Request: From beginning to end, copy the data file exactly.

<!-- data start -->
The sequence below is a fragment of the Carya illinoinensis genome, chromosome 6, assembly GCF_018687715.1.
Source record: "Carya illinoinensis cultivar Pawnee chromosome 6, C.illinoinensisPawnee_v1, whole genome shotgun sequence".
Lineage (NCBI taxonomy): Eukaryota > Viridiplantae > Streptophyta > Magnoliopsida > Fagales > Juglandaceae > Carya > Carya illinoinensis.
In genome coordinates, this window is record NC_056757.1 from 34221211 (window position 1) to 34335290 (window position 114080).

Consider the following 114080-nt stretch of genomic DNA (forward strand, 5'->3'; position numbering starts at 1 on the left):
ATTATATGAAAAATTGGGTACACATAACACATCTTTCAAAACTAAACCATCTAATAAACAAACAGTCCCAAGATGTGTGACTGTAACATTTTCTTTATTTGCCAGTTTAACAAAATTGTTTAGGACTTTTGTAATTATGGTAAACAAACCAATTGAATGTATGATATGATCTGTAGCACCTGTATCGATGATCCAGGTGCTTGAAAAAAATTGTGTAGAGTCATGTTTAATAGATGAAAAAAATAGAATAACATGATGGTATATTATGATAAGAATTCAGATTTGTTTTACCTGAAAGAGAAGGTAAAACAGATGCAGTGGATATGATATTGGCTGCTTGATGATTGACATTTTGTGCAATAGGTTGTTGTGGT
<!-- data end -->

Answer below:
The sequence below is a fragment of the Carya illinoinensis genome, chromosome 6, assembly GCF_018687715.1.
Source record: "Carya illinoinensis cultivar Pawnee chromosome 6, C.illinoinensisPawnee_v1, whole genome shotgun sequence".
Lineage (NCBI taxonomy): Eukaryota > Viridiplantae > Streptophyta > Magnoliopsida > Fagales > Juglandaceae > Carya > Carya illinoinensis.
In genome coordinates, this window is record NC_056757.1 from 34221211 (window position 1) to 34335290 (window position 114080).

Consider the following 114080-nt stretch of genomic DNA (forward strand, 5'->3'; position numbering starts at 1 on the left):
ATTATATGAAAAATTGGGTACACATAACACATCTTTCAAAACTAAACCATCTAATAAACAAACAGTCCCAAGATGTGTGACTGTAACATTTTCTTTATTTGCCAGTTTAACAAAATTGTTTAGGACTTTTGTAATTATGGTAAACAAACCAATTGAATGTATGATATGATCTGTAGCACCTGTATCGATGATCCAGGTGCTTGAAAAAAATTGTGTAGAGTCATGTTTAATAGATGAAAAAAATAGAATAACATGATGGTATATTATGATAAGAATTCAGATTTGTTTTACCTGAAAGAGAAGGTAAAACAGATGCAGTGGATATGATATTGGCTGCTTGATGATTGACATTTTGTGCAATAGGTTGTTGTGGT